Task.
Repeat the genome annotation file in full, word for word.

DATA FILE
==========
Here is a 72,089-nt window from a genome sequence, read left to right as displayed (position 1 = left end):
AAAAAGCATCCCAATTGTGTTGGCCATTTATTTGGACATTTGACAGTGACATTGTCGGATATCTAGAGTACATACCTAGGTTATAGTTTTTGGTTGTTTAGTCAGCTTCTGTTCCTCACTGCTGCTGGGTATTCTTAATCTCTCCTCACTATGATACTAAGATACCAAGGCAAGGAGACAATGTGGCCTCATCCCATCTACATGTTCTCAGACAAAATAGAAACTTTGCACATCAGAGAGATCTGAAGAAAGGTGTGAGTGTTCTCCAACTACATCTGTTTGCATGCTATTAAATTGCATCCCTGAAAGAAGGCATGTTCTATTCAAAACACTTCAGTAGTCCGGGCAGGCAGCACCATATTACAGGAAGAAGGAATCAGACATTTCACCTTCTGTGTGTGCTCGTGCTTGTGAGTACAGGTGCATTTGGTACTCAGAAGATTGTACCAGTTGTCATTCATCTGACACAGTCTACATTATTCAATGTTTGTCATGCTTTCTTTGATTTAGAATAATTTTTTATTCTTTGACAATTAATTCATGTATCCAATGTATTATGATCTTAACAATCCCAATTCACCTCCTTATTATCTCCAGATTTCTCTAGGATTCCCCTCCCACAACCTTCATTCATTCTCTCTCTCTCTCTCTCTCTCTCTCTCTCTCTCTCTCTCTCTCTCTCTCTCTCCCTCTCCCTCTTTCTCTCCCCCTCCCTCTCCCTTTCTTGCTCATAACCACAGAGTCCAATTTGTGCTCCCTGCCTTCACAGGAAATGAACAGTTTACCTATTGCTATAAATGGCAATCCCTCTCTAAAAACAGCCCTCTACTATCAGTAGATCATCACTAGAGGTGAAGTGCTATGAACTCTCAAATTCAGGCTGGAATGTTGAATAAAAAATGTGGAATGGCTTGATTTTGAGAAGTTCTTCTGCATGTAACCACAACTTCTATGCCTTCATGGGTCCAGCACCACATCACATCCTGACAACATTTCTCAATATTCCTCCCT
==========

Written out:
Here is a 72,089-nt window from a genome sequence, read left to right as displayed (position 1 = left end):
AAAAAGCATCCCAATTGTGTTGGCCATTTATTTGGACATTTGACAGTGACATTGTCGGATATCTAGAGTACATACCTAGGTTATAGTTTTTGGTTGTTTAGTCAGCTTCTGTTCCTCACTGCTGCTGGGTATTCTTAATCTCTCCTCACTATGATACTAAGATACCAAGGCAAGGAGACAATGTGGCCTCATCCCATCTACATGTTCTCAGACAAAATAGAAACTTTGCACATCAGAGAGATCTGAAGAAAGGTGTGAGTGTTCTCCAACTACATCTGTTTGCATGCTATTAAATTGCATCCCTGAAAGAAGGCATGTTCTATTCAAAACACTTCAGTAGTCCGGGCAGGCAGCACCATATTACAGGAAGAAGGAATCAGACATTTCACCTTCTGTGTGTGCTCGTGCTTGTGAGTACAGGTGCATTTGGTACTCAGAAGATTGTACCAGTTGTCATTCATCTGACACAGTCTACATTATTCAATGTTTGTCATGCTTTCTTTGATTTAGAATAATTTTTTATTCTTTGACAATTAATTCATGTATCCAATGTATTATGATCTTAACAATCCCAATTCACCTCCTTATTATCTCCAGATTTCTCTAGGATTCCCCTCCCACAACCTTCATTCATTCTCTCTCTCTCTCTCTCTCTCTCTCTCTCTCTCTCTCTCTCTCTCTCTCTCTCCCTCTCCCTCTTTCTCTCCCCCTCCCTCTCCCTTTCTTGCTCATAACCACAGAGTCCAATTTGTGCTCCCTGCCTTCACAGGAAATGAACAGTTTACCTATTGCTATAAATGGCAATCCCTCTCTAAAAACAGCCCTCTACTATCAGTAGATCATCACTAGAGGTGAAGTGCTATGAACTCTCAAATTCAGGCTGGAATGTTGAATAAAAAATGTGGAATGGCTTGATTTTGAGAAGTTCTTCTGCATGTAACCACAACTTCTATGCCTTCATGGGTCCAGCACCACATCACATCCTGACAACATTTCTCAATATTCCTCCCT